The Phillies will always be able to cling to the supersized image of Patrick Corbin wearing a red cap that shined last week on Phanavision. It was one of their top priorities to end this offseason with that image -- Corbin in a Phillies uniform -- as a reality. But in the end, it was just an image.
The Phillies whiffed on Corbin, as the free-agent left-hander agreed Tuesday to join the Nationals on a six-year deal worth $140 million, according to the Washington Post. Not only did the Phillies lose out on one of their top targets, but they lost him to a division rival. That’s a stinging loss.
But the search for another pitcher did not start and end with Corbin. The Phillies have plenty of time to add another arm to join Aaron Nola and Jake Arrieta at the top of their rotation. They would prefer that pitcher to be left-handed to add balance to a right-handed-heavy rotation. But they will not add a left-hander just to add a left-hander.
“Am I optimistic? That’s hard to tell,” Phillies general manager Matt Klentak said Monday night when asked whether he though the team could add a starting pitcher. “I can tell you this: We are open to the idea of adding to our rotation, particularly in the form of a left-hander to create more balance on our pitching staff. Whether we’re going to line up with a free agent or a trade partner to make that happen, I’m not sure. It’s not a secret. We’ve been talking to several pitchers. We’re definitely exploring that path.”
If the Phillies do explore a trade, there are candidates on the market who didn’t seem so obvious just five weeks ago. The Giants have made left-handed Madison Bumgarner available and the Phillies are certainly in the mix. He has just one year left on his contract, which means he would come with almost no commitment, compared with the six years the Phillies would have had to give Corbin. His strikeout numbers, and walk rates have all worsened in the last two seasons. But Bumgarner does not turn 30 until August and still posted a 3.26 ERA last season. He may not be dominant as he was once was, but a one-year gamble could be worth it, as long as the prospect haul is not drastic.
Cleveland is listening to offers on right-hander Corey Kluber, who turns 33 in April but logged his fifth straight season of 200-plus innings last season and recorded his second-straight sub-3.00 ERA season. Kluber has three years left on his contract, with 2020 and 2021 both being club options. The Phillies will certainly check in with Cleveland.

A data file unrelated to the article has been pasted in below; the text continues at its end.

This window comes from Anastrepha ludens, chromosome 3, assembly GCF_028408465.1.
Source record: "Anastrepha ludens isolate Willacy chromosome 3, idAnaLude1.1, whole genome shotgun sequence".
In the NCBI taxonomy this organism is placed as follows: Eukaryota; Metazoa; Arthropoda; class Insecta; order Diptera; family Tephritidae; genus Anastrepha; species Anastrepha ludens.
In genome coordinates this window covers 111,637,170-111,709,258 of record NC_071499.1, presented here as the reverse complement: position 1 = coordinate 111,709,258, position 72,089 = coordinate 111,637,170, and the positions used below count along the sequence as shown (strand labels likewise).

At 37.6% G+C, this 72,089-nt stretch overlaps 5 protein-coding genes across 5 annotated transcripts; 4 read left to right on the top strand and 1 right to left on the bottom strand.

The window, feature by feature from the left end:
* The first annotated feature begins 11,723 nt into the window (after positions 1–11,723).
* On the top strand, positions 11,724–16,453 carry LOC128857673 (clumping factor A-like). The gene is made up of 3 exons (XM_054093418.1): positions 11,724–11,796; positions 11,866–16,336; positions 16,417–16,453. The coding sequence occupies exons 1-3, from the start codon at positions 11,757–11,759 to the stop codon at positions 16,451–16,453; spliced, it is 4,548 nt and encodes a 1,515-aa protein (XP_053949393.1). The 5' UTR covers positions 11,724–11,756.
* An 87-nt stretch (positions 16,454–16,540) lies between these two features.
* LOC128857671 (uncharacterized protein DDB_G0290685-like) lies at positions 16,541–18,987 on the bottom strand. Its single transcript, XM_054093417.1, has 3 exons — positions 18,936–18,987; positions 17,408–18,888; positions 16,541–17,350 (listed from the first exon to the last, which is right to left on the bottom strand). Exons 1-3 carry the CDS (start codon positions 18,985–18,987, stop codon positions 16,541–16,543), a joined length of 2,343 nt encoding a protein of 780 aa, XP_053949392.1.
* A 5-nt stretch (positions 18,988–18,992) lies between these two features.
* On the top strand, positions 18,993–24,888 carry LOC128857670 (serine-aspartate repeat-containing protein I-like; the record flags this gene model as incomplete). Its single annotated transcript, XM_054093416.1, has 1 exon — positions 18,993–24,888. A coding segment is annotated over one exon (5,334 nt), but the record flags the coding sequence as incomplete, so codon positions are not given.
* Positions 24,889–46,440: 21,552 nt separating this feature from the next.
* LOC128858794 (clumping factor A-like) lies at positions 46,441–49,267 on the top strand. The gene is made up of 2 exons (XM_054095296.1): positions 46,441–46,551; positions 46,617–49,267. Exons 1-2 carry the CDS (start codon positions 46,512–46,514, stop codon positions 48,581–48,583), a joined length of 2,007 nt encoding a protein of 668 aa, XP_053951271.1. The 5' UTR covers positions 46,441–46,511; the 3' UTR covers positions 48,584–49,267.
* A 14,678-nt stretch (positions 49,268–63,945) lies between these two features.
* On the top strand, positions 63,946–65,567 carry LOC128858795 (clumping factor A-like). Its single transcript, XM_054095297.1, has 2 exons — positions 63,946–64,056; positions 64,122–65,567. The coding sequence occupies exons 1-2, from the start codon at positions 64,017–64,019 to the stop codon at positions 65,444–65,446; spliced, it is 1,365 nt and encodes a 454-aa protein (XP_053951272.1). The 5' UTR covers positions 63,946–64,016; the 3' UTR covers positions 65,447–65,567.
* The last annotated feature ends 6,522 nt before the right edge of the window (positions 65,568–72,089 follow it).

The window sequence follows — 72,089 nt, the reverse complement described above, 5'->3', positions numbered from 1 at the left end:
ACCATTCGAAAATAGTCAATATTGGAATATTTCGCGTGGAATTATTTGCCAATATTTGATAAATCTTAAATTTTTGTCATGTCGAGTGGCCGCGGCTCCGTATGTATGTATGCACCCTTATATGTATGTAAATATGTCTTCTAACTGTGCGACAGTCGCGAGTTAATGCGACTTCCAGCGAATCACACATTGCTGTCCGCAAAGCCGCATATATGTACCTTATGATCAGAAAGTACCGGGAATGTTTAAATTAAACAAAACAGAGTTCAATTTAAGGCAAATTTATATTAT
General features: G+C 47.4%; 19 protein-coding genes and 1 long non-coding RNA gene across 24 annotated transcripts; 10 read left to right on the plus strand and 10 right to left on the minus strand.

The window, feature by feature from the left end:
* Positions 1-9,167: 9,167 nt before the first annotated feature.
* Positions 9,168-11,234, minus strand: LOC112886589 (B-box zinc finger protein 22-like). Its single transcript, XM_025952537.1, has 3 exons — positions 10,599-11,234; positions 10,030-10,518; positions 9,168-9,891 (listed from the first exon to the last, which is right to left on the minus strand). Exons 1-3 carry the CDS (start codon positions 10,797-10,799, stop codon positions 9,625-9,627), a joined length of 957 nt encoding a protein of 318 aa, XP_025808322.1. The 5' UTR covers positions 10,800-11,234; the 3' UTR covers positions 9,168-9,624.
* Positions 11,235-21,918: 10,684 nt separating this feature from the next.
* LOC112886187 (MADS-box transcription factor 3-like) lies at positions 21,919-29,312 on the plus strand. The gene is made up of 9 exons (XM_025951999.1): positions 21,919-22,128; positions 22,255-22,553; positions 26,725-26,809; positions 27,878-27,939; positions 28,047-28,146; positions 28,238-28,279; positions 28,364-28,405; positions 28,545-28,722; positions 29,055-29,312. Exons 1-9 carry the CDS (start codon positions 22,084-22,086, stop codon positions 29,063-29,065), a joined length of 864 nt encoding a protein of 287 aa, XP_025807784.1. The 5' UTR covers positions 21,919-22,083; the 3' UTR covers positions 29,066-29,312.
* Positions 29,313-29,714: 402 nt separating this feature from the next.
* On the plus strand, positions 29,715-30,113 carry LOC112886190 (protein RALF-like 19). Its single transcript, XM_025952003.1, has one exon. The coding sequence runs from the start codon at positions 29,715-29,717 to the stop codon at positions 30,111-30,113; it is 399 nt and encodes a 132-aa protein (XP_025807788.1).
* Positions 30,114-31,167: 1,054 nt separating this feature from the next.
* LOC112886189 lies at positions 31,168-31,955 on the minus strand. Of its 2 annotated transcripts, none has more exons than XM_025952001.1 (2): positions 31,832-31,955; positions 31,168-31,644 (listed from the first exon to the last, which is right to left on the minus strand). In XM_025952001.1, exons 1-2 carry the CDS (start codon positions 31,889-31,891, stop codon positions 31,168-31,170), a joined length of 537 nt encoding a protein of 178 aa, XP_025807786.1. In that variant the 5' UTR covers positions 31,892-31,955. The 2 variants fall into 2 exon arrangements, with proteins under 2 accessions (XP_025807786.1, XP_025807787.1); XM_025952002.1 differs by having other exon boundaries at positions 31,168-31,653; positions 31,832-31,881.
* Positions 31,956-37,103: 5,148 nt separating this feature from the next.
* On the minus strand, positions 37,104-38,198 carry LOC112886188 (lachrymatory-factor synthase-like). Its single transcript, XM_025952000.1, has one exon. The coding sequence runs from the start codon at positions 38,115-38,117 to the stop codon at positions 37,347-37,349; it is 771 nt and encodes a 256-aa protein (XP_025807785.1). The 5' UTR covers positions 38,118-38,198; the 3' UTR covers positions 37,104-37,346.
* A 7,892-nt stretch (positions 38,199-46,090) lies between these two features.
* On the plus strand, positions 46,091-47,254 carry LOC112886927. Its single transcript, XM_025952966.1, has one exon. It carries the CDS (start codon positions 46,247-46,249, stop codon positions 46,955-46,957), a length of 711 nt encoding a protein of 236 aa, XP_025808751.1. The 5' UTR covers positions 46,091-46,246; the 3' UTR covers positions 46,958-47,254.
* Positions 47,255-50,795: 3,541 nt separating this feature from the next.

J.A. Happ is left-handed and could be had with less commitment than Corbin. The former Phillies pitcher turned 36 in October and ended his season with a 2.69 ERA in his final 11 starts after the Yankees acquired him at the trade deadline. He may not be as flashy as Corbin, but he has proven to be a reliable, steady presence. Happ has logged at least 170 innings in three of the last four seasons.
Nathan Eovaldi, who ended his season with the World Champion Red Sox, is also a possibility. He has a history of elbow problems, which could be a concern. Eovaldi missed the 2017 season after undergoing his second Tommy John surgery and the first two months of last season after having another elbow surgery at the end of spring training. But Eovaldi’s average fastball, 97.82 mph, was just as fast this season as it was before surgery. He seemed to get stronger as the season progressed, finishing the year with a 3.33 ERA in his two months with Boston.
The Phillies could also return to Charlie Morton, who pitched briefly for them in 2016 before reinventing himself the last two seasons with Houston. Morton, who turned 35 last month, had a 3.13 ERA last season in a career-high 30 starts. He struck out 201 batters and walked just 64 in 167 innings. In his 11th season, Morton recorded the highest strikeout rate of his career. The Phillies may choose to bet on that success.
Morton’s Astros teammate, Dallas Keuchel, is also available, and he happens to be left-handed. He turns 31 on New Year’s Day and is coming off a season in which he made a career high in starts, with 34, but regressed in nearly every other category. Keuchel had a 3.74 ERA in 204 2/3 innings with 6.7 strikeouts and 2.6 walks per innings. He will likely yield a commitment longer than Morton and Happ, but shorter than Corbin. From 2014 to 2017, Keuchel had a sub-3.00 in three of those four years. He was one of baseball’s elite young arms, and that could be worth taking a chance on.
The Phillies will now likely have to settle with a consolation prize. But the search continues. The Winter Meetings begin Monday in Las Vegas. Finding a pitcher -- and courting Bryce Harper and Manny Machado -- will be on the agenda. The Phillies won’t have Corbin. They instead will have that one November morning when his face brightened their ballpark and the disappointment that followed a week later.